Once plugged in (if configured correctly), the device should come online, appear in the cloud management tool (depending on the hardware provider) and be available for the IT team to configure and test. In contrast to wired telecom circuits (which can routinely take 90-120 to turn-up), the ease and speed of deployment for 4G makes it an instance game-changer.
As an example of how the flexibility of 4G can make a large difference in the way your company deploys its WAN, let’s look at how EnableIP was able to assist a regional bank looking to grow rapidly while maintaining high-availability.
Often, bank branches need to be up and running faster than carriers can bring in wired connections, leaving the branch in a “black hole” when it comes to data transfer. To solve this problem for a major regional bank in the Southeast, EnableIP rapidly deployed a 4G router and turned it up at the new branch, creating a VPN back into the primary network and testing the full solution while onsite.
Once fully verified that the solution worked, the branch was able to conduct business over the 4G network while EnableIP ordered and escalated the primary connection. As soon as the primary connection became available, the 4G stayed in place and simply transitioned into a backup capacity.
From the perspective of the customer, all they needed to do was provide their address and bandwidth needs for the primary circuit. We completely managed the rest for them. The site was up-and-running on time, and once the primary circuit was delivered the branch was fully redundant and highly available.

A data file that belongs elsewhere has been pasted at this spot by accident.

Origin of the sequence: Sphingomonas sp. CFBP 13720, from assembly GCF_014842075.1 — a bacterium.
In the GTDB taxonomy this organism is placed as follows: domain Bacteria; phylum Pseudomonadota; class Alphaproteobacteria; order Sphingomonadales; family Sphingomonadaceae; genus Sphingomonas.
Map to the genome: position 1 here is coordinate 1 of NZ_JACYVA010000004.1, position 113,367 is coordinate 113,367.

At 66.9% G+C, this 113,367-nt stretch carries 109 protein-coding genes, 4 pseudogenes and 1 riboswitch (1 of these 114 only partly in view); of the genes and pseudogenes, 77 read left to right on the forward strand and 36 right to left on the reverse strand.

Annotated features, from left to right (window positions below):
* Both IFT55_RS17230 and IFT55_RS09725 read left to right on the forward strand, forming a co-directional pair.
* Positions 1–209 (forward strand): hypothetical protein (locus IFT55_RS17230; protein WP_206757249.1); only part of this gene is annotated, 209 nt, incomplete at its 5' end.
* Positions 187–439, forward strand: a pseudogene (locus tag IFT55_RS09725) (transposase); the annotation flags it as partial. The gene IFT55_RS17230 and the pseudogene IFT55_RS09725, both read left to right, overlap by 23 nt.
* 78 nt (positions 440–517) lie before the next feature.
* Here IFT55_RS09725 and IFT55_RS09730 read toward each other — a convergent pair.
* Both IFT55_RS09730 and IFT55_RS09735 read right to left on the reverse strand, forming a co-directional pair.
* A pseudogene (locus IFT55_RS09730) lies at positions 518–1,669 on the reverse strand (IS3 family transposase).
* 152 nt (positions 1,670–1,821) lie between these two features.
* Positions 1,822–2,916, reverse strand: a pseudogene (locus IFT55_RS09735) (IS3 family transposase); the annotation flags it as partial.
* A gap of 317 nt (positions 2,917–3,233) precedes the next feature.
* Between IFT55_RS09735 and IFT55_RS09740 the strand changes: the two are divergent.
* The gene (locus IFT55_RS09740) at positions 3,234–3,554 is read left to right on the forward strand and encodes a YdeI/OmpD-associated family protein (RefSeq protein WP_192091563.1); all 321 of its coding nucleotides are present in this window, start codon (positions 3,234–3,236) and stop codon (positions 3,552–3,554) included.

The speed and ease of this solution was fully enabled by the nature of the 4G network.
In conclusion, 4G won’t be the perfect solution for every company. However, it checks a lot of boxes for a lot of companies. Not only is it reliable, ubiquitous and offer a wireless last mile that will always be diverse to their primary connection, it’s also highly cost effective and flexible as a network solution.
If you’re business relies on bandwidth-heavy applications such as streaming video or large file transfers, then 4G probably isn’t going to be the saviour that you are looking for.
As for the majority of the business sector who just needs to maintain access to applications with a small bandwidth footprint (such as VoIP, ERP, CRM and finance applications), 4G is a solution that could keep your business up and running when you would otherwise have a lot of employees twiddling their thumbs.
EnableIP is a telecom solutions provider founded by Wired Networks’ founder Jeremy Kerth and head engineer Steve Roos after they realized there was a deep market need for helping mid-size businesses establish better uptime rates for their Wide Area Networks (WANs). Armed with the best-in-class carriers and partners, Jeremy and Steve set out with a bold plan: Guarantee better uptime rates than the industry standard of only 99.5%.Their bold plan became a reality. EnableIP’s solutions guarantee clients 99.99% (even 99.999%) network uptime. But we don’t stop there. Many telecom providers promise high availability network solutions but fail to deliver because they’re in the business of providing services, not solutions.
That’s the EnableIP difference: We deliver highly available networks by providing a complete system (called “Cloud Assurance”) that ensures 99.99% or above uptime.
We deliver this bold promise by: